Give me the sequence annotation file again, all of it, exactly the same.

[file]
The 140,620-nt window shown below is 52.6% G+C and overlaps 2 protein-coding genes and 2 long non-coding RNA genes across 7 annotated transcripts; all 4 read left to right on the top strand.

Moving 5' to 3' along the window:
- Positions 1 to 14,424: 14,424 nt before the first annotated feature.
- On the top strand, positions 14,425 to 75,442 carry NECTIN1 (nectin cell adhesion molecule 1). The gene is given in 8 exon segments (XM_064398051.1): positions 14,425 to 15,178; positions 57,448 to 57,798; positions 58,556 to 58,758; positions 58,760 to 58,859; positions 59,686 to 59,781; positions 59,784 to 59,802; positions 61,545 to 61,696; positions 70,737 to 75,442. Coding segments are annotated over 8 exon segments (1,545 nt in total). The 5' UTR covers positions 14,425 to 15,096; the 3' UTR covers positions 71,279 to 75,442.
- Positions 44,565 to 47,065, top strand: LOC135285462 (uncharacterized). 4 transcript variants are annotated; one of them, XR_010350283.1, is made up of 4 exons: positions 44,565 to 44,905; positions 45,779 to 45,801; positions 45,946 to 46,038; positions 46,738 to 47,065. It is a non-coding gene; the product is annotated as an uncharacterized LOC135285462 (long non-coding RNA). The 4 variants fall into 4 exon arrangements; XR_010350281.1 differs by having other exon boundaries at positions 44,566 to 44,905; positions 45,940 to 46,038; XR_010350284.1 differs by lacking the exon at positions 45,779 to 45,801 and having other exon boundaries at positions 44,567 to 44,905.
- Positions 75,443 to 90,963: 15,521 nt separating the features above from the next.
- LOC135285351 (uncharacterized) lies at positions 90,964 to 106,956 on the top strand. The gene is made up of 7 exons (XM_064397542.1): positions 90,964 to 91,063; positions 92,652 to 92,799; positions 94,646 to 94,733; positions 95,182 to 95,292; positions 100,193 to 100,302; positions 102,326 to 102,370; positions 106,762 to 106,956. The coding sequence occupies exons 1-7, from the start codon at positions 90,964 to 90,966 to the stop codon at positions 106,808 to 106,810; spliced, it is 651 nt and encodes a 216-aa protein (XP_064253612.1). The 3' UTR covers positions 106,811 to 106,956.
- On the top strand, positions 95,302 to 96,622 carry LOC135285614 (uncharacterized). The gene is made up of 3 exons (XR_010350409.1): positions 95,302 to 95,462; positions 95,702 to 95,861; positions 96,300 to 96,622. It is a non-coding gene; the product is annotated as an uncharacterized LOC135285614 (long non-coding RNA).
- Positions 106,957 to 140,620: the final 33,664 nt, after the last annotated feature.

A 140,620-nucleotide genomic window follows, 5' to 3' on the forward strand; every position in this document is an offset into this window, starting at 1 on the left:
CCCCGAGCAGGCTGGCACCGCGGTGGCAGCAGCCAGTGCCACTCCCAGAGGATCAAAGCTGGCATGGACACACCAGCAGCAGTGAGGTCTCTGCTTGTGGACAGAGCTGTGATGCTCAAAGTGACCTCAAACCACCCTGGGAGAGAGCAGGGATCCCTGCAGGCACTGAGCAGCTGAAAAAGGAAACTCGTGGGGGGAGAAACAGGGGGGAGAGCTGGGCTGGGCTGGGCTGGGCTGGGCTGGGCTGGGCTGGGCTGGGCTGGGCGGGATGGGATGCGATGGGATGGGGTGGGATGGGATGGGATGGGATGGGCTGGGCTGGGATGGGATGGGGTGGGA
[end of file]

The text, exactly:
The 140,620-nt window shown below is 52.6% G+C and overlaps 2 protein-coding genes and 2 long non-coding RNA genes across 7 annotated transcripts; all 4 read left to right on the top strand.

Moving 5' to 3' along the window:
- Positions 1 to 14,424: 14,424 nt before the first annotated feature.
- On the top strand, positions 14,425 to 75,442 carry NECTIN1 (nectin cell adhesion molecule 1). The gene is given in 8 exon segments (XM_064398051.1): positions 14,425 to 15,178; positions 57,448 to 57,798; positions 58,556 to 58,758; positions 58,760 to 58,859; positions 59,686 to 59,781; positions 59,784 to 59,802; positions 61,545 to 61,696; positions 70,737 to 75,442. Coding segments are annotated over 8 exon segments (1,545 nt in total). The 5' UTR covers positions 14,425 to 15,096; the 3' UTR covers positions 71,279 to 75,442.
- Positions 44,565 to 47,065, top strand: LOC135285462 (uncharacterized). 4 transcript variants are annotated; one of them, XR_010350283.1, is made up of 4 exons: positions 44,565 to 44,905; positions 45,779 to 45,801; positions 45,946 to 46,038; positions 46,738 to 47,065. It is a non-coding gene; the product is annotated as an uncharacterized LOC135285462 (long non-coding RNA). The 4 variants fall into 4 exon arrangements; XR_010350281.1 differs by having other exon boundaries at positions 44,566 to 44,905; positions 45,940 to 46,038; XR_010350284.1 differs by lacking the exon at positions 45,779 to 45,801 and having other exon boundaries at positions 44,567 to 44,905.
- Positions 75,443 to 90,963: 15,521 nt separating the features above from the next.
- LOC135285351 (uncharacterized) lies at positions 90,964 to 106,956 on the top strand. The gene is made up of 7 exons (XM_064397542.1): positions 90,964 to 91,063; positions 92,652 to 92,799; positions 94,646 to 94,733; positions 95,182 to 95,292; positions 100,193 to 100,302; positions 102,326 to 102,370; positions 106,762 to 106,956. The coding sequence occupies exons 1-7, from the start codon at positions 90,964 to 90,966 to the stop codon at positions 106,808 to 106,810; spliced, it is 651 nt and encodes a 216-aa protein (XP_064253612.1). The 3' UTR covers positions 106,811 to 106,956.
- On the top strand, positions 95,302 to 96,622 carry LOC135285614 (uncharacterized). The gene is made up of 3 exons (XR_010350409.1): positions 95,302 to 95,462; positions 95,702 to 95,861; positions 96,300 to 96,622. It is a non-coding gene; the product is annotated as an uncharacterized LOC135285614 (long non-coding RNA).
- Positions 106,957 to 140,620: the final 33,664 nt, after the last annotated feature.

A 140,620-nucleotide genomic window follows, 5' to 3' on the forward strand; every position in this document is an offset into this window, starting at 1 on the left:
CCCCGAGCAGGCTGGCACCGCGGTGGCAGCAGCCAGTGCCACTCCCAGAGGATCAAAGCTGGCATGGACACACCAGCAGCAGTGAGGTCTCTGCTTGTGGACAGAGCTGTGATGCTCAAAGTGACCTCAAACCACCCTGGGAGAGAGCAGGGATCCCTGCAGGCACTGAGCAGCTGAAAAAGGAAACTCGTGGGGGGAGAAACAGGGGGGAGAGCTGGGCTGGGCTGGGCTGGGCTGGGCTGGGCTGGGCTGGGCTGGGCTGGGCGGGATGGGATGCGATGGGATGGGGTGGGATGGGATGGGATGGGATGGGCTGGGCTGGGATGGGATGGGGTGGGA